Really worried about taking my dc to nannys funeral

(7 Posts)
lia66 Tue 28-Jan-14 23:45:07

My mil passed away at the weekend after suffering a stroke two weeks ago.

The illness was a shock and due to having 4 dc of 10 and under plus two teens, coupled with the fact that we live almost 4 hrs away, I didn't get to see her and say goodbye. I set off on Sunday but she died whilst we were en route sad

My 10 yr old is being do brave, when I first told them that the doctors couldn't make nanny better he got all watery eyed but didn't actually cry. I'm surprised as he's the sort of child that cries at tv, stories, movies etc. When daddy told them that she'd actually died, none of them cried.

My 8 yr old dd cried at the news initially but my 6 yr old dd who has sensory issues cried so much. I've never actually seen her emotionally upset before, it was very upsetting to witness.

Since then, she's had headaches and been feeling sick. She looks at the photographs that I've put in an envelope of nanny at least once a day.

We also have a 2 yr old.

I really don't want to take them to the funeral, I genuinely think dd will be traumatised. I wouldn't contemplate taking the 2 yr old but she's never been left with anyone without her siblings before.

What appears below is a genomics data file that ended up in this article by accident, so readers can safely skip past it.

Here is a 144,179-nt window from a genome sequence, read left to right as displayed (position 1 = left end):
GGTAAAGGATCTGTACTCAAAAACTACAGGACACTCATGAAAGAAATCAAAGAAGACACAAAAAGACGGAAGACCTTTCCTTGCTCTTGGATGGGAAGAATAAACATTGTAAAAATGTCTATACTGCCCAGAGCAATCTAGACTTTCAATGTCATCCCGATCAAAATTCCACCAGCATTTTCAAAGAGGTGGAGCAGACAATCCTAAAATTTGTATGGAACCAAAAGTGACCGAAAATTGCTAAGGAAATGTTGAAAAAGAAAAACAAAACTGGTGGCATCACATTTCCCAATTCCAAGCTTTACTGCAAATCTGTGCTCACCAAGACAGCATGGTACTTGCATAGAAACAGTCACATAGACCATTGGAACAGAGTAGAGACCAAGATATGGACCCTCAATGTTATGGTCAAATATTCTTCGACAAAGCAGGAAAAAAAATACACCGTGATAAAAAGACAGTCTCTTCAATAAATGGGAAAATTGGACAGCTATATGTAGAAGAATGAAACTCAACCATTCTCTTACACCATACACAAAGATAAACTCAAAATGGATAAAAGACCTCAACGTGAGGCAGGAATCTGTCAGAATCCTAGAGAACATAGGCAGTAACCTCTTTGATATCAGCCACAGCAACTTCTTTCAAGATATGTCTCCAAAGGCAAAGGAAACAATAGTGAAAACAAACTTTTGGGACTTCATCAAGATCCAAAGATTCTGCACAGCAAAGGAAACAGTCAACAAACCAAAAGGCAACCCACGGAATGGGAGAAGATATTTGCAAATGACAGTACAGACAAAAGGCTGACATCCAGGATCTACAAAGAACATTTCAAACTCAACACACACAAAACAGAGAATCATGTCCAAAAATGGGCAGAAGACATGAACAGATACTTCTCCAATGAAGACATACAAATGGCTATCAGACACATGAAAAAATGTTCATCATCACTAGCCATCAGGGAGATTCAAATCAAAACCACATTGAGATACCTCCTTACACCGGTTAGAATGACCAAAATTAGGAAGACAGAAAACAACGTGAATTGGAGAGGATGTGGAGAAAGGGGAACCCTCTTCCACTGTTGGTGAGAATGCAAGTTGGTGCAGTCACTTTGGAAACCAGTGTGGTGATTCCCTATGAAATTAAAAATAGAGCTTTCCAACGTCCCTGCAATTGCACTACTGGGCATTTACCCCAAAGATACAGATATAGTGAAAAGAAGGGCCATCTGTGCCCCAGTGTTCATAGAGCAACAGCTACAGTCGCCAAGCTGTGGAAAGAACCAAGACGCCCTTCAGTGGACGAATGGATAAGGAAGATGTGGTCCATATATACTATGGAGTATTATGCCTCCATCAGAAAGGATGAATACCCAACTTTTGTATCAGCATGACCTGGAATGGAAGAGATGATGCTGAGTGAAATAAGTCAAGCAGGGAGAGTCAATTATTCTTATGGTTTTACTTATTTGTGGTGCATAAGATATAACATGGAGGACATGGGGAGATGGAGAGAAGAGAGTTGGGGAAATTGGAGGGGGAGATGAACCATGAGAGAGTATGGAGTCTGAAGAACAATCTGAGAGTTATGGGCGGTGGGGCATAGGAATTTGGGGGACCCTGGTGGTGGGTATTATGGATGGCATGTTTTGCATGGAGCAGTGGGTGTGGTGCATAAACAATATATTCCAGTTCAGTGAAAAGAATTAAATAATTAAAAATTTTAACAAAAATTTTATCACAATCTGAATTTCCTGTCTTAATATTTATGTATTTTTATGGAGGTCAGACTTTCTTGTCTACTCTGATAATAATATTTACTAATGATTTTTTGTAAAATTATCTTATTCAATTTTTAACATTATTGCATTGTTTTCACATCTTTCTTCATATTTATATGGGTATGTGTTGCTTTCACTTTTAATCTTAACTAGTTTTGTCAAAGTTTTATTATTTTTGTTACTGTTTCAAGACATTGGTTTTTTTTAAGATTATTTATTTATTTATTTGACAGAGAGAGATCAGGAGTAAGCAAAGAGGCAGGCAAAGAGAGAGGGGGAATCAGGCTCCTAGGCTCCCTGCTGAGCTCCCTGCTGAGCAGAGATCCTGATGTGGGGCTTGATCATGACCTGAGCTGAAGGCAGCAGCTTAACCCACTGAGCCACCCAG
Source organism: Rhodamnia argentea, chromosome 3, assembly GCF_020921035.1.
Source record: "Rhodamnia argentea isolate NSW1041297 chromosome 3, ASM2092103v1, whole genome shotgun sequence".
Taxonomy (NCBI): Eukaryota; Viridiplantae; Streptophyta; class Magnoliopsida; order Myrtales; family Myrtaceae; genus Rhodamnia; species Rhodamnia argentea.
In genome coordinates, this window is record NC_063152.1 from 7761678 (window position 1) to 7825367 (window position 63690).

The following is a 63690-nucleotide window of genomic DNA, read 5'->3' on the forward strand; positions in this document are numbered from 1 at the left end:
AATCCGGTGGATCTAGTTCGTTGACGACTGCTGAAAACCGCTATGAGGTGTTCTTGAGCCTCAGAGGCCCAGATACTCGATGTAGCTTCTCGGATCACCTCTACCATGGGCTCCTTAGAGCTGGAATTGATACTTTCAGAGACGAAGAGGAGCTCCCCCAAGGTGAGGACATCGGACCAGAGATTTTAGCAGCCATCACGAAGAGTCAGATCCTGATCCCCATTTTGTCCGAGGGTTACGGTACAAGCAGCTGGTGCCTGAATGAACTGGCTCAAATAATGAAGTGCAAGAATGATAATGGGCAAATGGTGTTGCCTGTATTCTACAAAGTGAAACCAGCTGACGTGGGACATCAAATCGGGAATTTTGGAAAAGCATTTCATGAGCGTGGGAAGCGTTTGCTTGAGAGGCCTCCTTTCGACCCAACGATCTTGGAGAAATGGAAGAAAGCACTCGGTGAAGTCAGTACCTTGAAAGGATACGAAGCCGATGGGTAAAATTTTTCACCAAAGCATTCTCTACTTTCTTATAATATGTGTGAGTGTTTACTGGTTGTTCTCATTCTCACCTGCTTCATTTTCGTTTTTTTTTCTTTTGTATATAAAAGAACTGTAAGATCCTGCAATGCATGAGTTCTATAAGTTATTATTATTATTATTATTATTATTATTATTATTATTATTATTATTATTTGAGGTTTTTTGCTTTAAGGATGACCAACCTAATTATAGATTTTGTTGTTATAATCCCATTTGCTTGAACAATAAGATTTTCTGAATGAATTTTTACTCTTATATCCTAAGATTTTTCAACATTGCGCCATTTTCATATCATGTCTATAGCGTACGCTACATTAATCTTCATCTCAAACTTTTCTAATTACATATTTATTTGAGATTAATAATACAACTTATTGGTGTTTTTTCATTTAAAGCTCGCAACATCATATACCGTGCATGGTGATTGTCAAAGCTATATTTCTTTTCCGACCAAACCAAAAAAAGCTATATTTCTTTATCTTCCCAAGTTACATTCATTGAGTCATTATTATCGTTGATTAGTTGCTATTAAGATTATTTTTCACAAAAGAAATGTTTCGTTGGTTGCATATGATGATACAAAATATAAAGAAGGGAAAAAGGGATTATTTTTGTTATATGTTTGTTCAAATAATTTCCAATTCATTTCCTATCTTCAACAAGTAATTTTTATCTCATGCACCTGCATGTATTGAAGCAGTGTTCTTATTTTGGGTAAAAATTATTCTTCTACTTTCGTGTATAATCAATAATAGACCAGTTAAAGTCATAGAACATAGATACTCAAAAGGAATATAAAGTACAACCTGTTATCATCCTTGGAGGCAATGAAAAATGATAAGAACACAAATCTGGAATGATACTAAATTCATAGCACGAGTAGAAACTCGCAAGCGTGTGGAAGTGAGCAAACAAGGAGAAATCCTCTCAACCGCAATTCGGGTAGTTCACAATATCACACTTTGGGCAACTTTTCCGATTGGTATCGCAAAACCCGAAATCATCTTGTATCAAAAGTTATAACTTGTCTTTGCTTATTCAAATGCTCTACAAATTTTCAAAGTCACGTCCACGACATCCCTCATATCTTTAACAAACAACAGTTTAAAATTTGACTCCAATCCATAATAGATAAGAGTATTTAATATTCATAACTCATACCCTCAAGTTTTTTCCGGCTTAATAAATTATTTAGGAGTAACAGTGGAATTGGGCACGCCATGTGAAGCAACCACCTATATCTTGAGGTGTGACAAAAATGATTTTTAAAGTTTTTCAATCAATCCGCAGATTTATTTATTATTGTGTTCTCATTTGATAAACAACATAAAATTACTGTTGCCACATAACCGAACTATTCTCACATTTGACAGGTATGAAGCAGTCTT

I'm also worried about how ds will be, I know the bravery is a front.

Also, selfishly, I don't want to worry about them on the day, I haven't said goodbye and would like to just think about me and dh on the day. It's going to be a tough day for him, I can't imagine he'll be able to support the children therefore I'll have to be strong for them.

He wants them there.

Chottie Wed 29-Jan-14 06:06:38

It is very much a personal decision.

When my DM died my sis and I took our children to her funeral. Sis and I could not have spoken a word, but my DC, who were teenagers and my DN who was 5 all read verses or poems. We were so proud of them all. My mother's funeral was a celebration of her life and obviously my sis and I planned and organised it all so it was actually a happy day full of memories and sharing.

When my MiL died, I was not involved in the funeral arrangements at all (2 SiLs did this) but again all the GC came and we remembered and celebrated her life.

Personally, I would follow DHs wishes on this. It is his mother and if needs to have his family with him I would respect this. If you have concerns about 2 year old, could you not be at the end of a pew so you could quietly slip out if needed? You are all in shock at the sudden death of your MiL and this may be the first time your DC have experienced the death of someone close to them?

lia66 Wed 29-Jan-14 10:36:10

I understand what you're saying but I really don't think dd will cope. She's already having headaches and tummy aches and to be perfectly honest I don't want to sit at the back and go out if smallest dd is disruptive. I want to be with my husband as adults and say goodbye to his dear mum.

LyndaCartersBigPants Wed 29-Jan-14 11:55:39